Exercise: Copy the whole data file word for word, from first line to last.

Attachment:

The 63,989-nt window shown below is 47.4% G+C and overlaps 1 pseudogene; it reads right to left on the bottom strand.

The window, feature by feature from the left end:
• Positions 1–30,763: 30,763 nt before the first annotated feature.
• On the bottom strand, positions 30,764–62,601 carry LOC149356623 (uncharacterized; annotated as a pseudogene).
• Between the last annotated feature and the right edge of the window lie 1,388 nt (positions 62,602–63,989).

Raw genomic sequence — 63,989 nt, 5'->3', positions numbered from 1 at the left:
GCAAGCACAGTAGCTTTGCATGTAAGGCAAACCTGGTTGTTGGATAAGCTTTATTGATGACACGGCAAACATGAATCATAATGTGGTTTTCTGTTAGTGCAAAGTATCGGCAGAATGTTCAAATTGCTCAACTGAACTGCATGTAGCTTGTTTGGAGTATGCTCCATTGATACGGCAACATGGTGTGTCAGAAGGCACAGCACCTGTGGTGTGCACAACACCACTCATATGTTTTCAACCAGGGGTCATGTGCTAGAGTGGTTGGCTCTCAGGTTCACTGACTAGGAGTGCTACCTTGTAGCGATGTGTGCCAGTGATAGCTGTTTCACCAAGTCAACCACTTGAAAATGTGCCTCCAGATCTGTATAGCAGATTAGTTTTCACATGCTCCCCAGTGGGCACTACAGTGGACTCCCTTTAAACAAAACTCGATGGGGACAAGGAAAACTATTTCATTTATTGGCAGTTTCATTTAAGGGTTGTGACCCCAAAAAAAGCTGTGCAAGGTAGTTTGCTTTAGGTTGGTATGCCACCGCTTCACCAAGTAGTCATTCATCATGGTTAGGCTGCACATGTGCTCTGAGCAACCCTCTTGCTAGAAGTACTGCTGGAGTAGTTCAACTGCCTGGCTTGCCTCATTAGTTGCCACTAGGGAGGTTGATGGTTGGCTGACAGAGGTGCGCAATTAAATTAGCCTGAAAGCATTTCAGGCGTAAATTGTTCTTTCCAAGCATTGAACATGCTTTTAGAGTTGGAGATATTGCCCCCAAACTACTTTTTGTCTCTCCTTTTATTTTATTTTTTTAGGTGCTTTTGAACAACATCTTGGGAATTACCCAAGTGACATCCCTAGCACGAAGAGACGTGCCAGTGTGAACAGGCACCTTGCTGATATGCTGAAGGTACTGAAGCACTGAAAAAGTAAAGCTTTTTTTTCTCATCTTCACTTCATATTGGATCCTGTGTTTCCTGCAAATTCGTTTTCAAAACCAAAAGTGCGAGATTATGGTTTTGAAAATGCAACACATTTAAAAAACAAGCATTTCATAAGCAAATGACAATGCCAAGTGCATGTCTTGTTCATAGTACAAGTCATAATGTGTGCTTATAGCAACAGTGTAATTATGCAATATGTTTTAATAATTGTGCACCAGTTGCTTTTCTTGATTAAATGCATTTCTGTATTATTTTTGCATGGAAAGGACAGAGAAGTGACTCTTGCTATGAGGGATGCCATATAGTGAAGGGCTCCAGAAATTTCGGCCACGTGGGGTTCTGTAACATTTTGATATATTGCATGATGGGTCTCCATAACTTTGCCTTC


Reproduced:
The 63,989-nt window shown below is 47.4% G+C and overlaps 1 pseudogene; it reads right to left on the bottom strand.

The window, feature by feature from the left end:
• Positions 1–30,763: 30,763 nt before the first annotated feature.
• On the bottom strand, positions 30,764–62,601 carry LOC149356623 (uncharacterized; annotated as a pseudogene).
• Between the last annotated feature and the right edge of the window lie 1,388 nt (positions 62,602–63,989).

Raw genomic sequence — 63,989 nt, 5'->3', positions numbered from 1 at the left:
GCAAGCACAGTAGCTTTGCATGTAAGGCAAACCTGGTTGTTGGATAAGCTTTATTGATGACACGGCAAACATGAATCATAATGTGGTTTTCTGTTAGTGCAAAGTATCGGCAGAATGTTCAAATTGCTCAACTGAACTGCATGTAGCTTGTTTGGAGTATGCTCCATTGATACGGCAACATGGTGTGTCAGAAGGCACAGCACCTGTGGTGTGCACAACACCACTCATATGTTTTCAACCAGGGGTCATGTGCTAGAGTGGTTGGCTCTCAGGTTCACTGACTAGGAGTGCTACCTTGTAGCGATGTGTGCCAGTGATAGCTGTTTCACCAAGTCAACCACTTGAAAATGTGCCTCCAGATCTGTATAGCAGATTAGTTTTCACATGCTCCCCAGTGGGCACTACAGTGGACTCCCTTTAAACAAAACTCGATGGGGACAAGGAAAACTATTTCATTTATTGGCAGTTTCATTTAAGGGTTGTGACCCCAAAAAAAGCTGTGCAAGGTAGTTTGCTTTAGGTTGGTATGCCACCGCTTCACCAAGTAGTCATTCATCATGGTTAGGCTGCACATGTGCTCTGAGCAACCCTCTTGCTAGAAGTACTGCTGGAGTAGTTCAACTGCCTGGCTTGCCTCATTAGTTGCCACTAGGGAGGTTGATGGTTGGCTGACAGAGGTGCGCAATTAAATTAGCCTGAAAGCATTTCAGGCGTAAATTGTTCTTTCCAAGCATTGAACATGCTTTTAGAGTTGGAGATATTGCCCCCAAACTACTTTTTGTCTCTCCTTTTATTTTATTTTTTTAGGTGCTTTTGAACAACATCTTGGGAATTACCCAAGTGACATCCCTAGCACGAAGAGACGTGCCAGTGTGAACAGGCACCTTGCTGATATGCTGAAGGTACTGAAGCACTGAAAAAGTAAAGCTTTTTTTTCTCATCTTCACTTCATATTGGATCCTGTGTTTCCTGCAAATTCGTTTTCAAAACCAAAAGTGCGAGATTATGGTTTTGAAAATGCAACACATTTAAAAAACAAGCATTTCATAAGCAAATGACAATGCCAAGTGCATGTCTTGTTCATAGTACAAGTCATAATGTGTGCTTATAGCAACAGTGTAATTATGCAATATGTTTTAATAATTGTGCACCAGTTGCTTTTCTTGATTAAATGCATTTCTGTATTATTTTTGCATGGAAAGGACAGAGAAGTGACTCTTGCTATGAGGGATGCCATATAGTGAAGGGCTCCAGAAATTTCGGCCACGTGGGGTTCTGTAACATTTTGATATATTGCATGATGGGTCTCCATAACTTTGCCTTC